Flow Like a Harpoon: previewing The Iceman at ID Fest 2013
Ariel Vroman’s hitman biopic The Iceman opens ID Fest at Derby QUAD tomorrow night (Thursday 9th May). Here’s a preview. Spoiler warnings apply if you’d rather not know anything, but if you’ve seen Goodfellas there’s little to spoil anyway.
(Ariel Vroman, 2012)
As long as Richie Kuklinski could remember, he always wanted to be a hitman. The recruitment by a local Mafia player. The instant wealth: the house, the suits, the model family. And then the inevitable fall: a paranoid descent whereby it becomes second nature to bump off friends and colleagues in an increasingly desperate attempt to deny the inevitable.
The Iceman can’t avoid those Goodfellas comparisons – never mind the presence of Ray Liotta, even the 1960s to 1980s time frame is the same. Yet Ariel Vroman’s crime thriller about the notorious New York contract killer has one asset Scorsese had to wait until Boardwalk Empire before he could use: Michael Shannon. The actor’s intensity has rarely been better utilised, as that monolithic face and dead-eyed stare are used to essay the coldest of screen killers.
While the Iceman identity wasn’t technically the result of Kuklinski’s demeanour – it was a media nickname based on a gruesome modus operandi – Vroman milks the metaphor by encouraging Shannon to remain implacable, the poker face genuinely unsettling as he chats to victims in the seconds leading up to swift, remorseless shootings or stabbings.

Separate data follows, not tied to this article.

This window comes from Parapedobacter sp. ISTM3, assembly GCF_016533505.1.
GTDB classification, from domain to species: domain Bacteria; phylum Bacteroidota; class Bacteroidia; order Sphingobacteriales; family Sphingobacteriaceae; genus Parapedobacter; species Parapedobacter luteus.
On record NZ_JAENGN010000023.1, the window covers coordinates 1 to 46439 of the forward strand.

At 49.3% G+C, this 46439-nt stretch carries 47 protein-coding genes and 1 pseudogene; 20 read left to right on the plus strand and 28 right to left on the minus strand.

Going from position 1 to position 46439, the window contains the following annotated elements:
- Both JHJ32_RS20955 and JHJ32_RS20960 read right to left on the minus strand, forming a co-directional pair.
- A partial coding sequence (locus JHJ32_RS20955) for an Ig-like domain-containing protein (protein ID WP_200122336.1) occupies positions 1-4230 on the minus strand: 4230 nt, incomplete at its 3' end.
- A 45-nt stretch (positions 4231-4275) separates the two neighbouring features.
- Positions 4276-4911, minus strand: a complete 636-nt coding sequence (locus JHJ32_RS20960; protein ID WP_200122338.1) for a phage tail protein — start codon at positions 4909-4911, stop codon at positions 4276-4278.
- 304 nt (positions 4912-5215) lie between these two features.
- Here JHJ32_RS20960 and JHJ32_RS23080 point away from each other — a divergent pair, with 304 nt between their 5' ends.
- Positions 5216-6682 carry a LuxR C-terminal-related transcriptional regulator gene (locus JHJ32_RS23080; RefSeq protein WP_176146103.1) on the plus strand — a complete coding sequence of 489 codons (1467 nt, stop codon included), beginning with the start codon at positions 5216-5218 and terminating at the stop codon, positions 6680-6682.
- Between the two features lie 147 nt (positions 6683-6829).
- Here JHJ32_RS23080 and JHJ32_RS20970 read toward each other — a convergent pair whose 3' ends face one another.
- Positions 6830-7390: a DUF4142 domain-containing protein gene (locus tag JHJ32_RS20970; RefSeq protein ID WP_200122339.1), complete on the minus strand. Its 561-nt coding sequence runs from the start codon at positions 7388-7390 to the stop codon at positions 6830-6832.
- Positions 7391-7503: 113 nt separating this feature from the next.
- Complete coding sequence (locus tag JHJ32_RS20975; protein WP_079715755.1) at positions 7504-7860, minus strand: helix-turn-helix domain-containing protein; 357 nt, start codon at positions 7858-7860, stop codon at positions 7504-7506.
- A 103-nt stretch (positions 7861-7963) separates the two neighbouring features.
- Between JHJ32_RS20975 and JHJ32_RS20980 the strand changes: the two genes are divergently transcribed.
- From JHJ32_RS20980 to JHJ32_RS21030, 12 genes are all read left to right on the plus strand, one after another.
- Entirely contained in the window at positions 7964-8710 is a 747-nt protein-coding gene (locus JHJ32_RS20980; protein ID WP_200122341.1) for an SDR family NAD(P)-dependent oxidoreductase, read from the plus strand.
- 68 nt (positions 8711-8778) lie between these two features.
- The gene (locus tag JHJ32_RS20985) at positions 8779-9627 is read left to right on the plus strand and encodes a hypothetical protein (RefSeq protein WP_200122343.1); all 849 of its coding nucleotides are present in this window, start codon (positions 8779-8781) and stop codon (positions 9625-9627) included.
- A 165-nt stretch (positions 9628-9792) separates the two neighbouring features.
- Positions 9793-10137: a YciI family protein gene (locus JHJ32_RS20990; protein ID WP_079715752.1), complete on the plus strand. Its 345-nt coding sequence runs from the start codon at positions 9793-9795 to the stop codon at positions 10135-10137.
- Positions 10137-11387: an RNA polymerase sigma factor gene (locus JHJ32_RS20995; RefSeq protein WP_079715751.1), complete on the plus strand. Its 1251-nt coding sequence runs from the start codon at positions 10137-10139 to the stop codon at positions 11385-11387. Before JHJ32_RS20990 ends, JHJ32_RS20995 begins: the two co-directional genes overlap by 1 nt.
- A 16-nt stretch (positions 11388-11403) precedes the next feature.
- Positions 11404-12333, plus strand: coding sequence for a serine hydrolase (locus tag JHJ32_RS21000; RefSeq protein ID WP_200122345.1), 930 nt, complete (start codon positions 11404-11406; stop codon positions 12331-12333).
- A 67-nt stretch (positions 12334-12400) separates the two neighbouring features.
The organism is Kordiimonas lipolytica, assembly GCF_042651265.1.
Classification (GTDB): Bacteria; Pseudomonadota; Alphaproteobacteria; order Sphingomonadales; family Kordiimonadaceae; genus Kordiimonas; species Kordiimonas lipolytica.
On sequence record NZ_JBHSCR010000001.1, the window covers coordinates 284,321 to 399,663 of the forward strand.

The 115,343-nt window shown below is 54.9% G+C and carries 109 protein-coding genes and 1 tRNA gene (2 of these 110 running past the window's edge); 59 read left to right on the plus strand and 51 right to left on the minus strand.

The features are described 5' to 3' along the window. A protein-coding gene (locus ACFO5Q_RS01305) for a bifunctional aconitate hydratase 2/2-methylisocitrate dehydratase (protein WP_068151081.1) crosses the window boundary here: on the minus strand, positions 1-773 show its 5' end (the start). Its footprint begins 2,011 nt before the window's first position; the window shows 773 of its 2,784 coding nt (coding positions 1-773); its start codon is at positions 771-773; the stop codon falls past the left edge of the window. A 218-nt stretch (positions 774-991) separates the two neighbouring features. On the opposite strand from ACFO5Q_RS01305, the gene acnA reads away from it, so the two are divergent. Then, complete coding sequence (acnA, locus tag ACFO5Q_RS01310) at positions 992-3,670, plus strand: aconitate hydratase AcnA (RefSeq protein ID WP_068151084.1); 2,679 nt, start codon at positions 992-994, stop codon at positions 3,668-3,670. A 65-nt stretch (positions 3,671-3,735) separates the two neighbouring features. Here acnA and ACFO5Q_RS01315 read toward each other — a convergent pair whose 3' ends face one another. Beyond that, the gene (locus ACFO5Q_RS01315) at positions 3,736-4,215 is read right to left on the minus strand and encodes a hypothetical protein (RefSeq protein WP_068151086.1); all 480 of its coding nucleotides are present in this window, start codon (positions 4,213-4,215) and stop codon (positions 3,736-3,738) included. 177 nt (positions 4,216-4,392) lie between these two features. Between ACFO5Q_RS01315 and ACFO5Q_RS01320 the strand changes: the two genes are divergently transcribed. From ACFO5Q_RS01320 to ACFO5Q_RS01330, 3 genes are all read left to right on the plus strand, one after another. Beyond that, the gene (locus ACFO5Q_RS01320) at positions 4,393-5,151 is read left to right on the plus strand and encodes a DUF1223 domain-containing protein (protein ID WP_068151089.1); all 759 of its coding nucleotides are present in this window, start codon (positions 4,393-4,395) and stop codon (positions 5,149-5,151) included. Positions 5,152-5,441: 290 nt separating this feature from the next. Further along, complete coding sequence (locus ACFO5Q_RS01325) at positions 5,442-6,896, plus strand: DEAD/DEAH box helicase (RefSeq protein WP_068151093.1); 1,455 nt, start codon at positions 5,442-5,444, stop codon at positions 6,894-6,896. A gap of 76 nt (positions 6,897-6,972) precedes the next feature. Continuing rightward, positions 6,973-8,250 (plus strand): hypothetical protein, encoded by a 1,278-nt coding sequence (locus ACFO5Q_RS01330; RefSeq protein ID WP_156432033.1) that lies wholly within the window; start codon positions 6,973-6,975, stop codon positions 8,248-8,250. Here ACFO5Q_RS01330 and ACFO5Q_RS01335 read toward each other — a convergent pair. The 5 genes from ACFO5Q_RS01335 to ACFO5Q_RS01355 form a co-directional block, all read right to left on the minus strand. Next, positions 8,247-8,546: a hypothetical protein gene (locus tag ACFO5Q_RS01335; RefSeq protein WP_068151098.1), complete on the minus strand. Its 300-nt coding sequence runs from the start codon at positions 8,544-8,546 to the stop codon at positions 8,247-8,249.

There is, however, a twist: beneath the frozen surface lurks a heart, which beats with genuine warmth for his wife (Winona Ryder) and two daughters. Vroman dissects the duality with admirable precision: this is a family man who has compartmentalised his life in an attempt to repress a boiling rage caused by an abused childhood. But when Kuklinski’s fortunes turn and his worlds collide, so his mood changes. Scared of Shannon when he’s icy? Try him when he’s angry.
The academic approach is fascinating, but never quite eclipses the film’s flaws. The dispassionate direction refreshes well-worn narrative beats but it sits oddly with Vroman’s ‘throw a dart at the Screen Actors Guild directory’ approach to casting. For every eccentric triumph (a scene-stealing Chris Evans as an ice cream van-driving hitman who keeps more than choc ices in the freezer), there’s an equally odd misfire, with one icon of TV comedy coming particularly unstuck playing against type. Nor is the passage of time convincing, as Vroman trusts to hairstyles to convince that Shannon and Ryder have aged from twentysomething newlyweds to middle-age spread.